Rod Dreher

Last night I was reading a chapter of a book on mysticism and physics, and in this chapter the author described Chinese religious and philosophical thought as taking place between the poles of Taoism and Confucianism. This point was actually summed up ably by Stephen Prothero in that column of his I linked to yesterday. Excerpt:

The great religions also differ fundamentally when it comes to the techniques they employ to take you from problem to goal. In Confucianism, the rules and rituals of ancient Chinese civilization foster the religious goal of social harmony. But according to Daoists, these very rules and rituals cause the human problem of lifelessness. Civilization is a vampire, Daoists claim, sucking the life out of us, depleting our qi (vital energy), and taking us to an early grave. The only way to pursue the Daoist goal of fostering life is to live in harmony with the naturalness, simplicity, and spontaneity of what Daoists call the Way.

In the Taoist way of thinking, life is about flow — flow back and forth between dualities, between polarized points. Something that is too rigid will have to collapse eventually, because conditions will change such that it’s rigidity becomes not strength but weakness. Something that is too soft will have to harden eventually if it is to survive, and because that is the way — or the Way — of the world. In this way of thinking, one can see why a healthy religious culture needs to have both conservative-minded people and liberal-minded people (both within certain limits, of course), because the truths that bring life to people could be lost within an ossified religious structure, or be lost in a loosey-goosey one. Similarly, on this view, a healthy polity needs both a Daddy Party to lay down strict rules, and a Mommy Party to be more compassionate and merciful.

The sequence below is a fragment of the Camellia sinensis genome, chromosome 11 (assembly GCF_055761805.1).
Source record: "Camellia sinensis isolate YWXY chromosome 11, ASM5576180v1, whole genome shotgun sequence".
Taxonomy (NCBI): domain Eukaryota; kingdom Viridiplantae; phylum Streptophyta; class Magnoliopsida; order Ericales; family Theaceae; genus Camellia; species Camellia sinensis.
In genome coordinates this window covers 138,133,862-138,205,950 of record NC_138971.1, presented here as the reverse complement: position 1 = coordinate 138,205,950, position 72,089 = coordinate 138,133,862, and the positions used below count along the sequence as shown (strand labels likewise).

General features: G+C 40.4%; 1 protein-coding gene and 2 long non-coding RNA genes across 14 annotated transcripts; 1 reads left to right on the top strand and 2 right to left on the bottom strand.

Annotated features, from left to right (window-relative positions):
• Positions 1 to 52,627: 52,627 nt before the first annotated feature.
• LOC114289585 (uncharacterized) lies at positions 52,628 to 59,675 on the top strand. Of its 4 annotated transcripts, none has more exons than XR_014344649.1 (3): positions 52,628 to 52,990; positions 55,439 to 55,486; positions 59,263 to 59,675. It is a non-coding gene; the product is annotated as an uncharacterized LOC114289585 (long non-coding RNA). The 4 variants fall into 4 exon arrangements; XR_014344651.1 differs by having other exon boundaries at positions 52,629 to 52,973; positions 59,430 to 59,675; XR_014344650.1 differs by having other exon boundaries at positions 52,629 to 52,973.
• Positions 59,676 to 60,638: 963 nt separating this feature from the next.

Further, on this view, there can be no Golden Age, religiously or politically, but only moments in time that are more healthily balanced — harmonious, and possessing equilibrium — than others.
This is an easier concept to grasp from a political point of view. The liberals and conservatives of the U.S. in 2010 would be hard for the liberals and conservatives of the U.S. in 1910 to recognize. Insofar as any political person misconceives of politics as operating like religion, he’s really headed down the wrong path. Politics are always relative to their time and place, and have to be.
From a religious angle, the objection might well be that we’re talking about big-T Truth, and this Taoist view is essentially relativistic. If something is True, then that is the pole around which we should orient ourselves, not polar opposites. A reply to that might be that yes, no dogmatic religion (e.g., Christianity) can afford to treat its truths as relative, but the Taoist insight describes how we relate to dogmatic truths. If a truth is bound up in a highly ritualized and legalistic religious structure, it may be difficult for ordinary people to relate to that truth, except cerebrally — and when a religion loses its vitality via overintellectualizing, it will wither. On the other hand, if a religion is too unstructured, and go-with-the-flow, those truths can be hard for people to grasp as important. (I’m thinking about a Catholic college professor I know who told me his smartest undergrads complain that in Catholic high school, they learned almost nothing theological, except, “God loves you.”)

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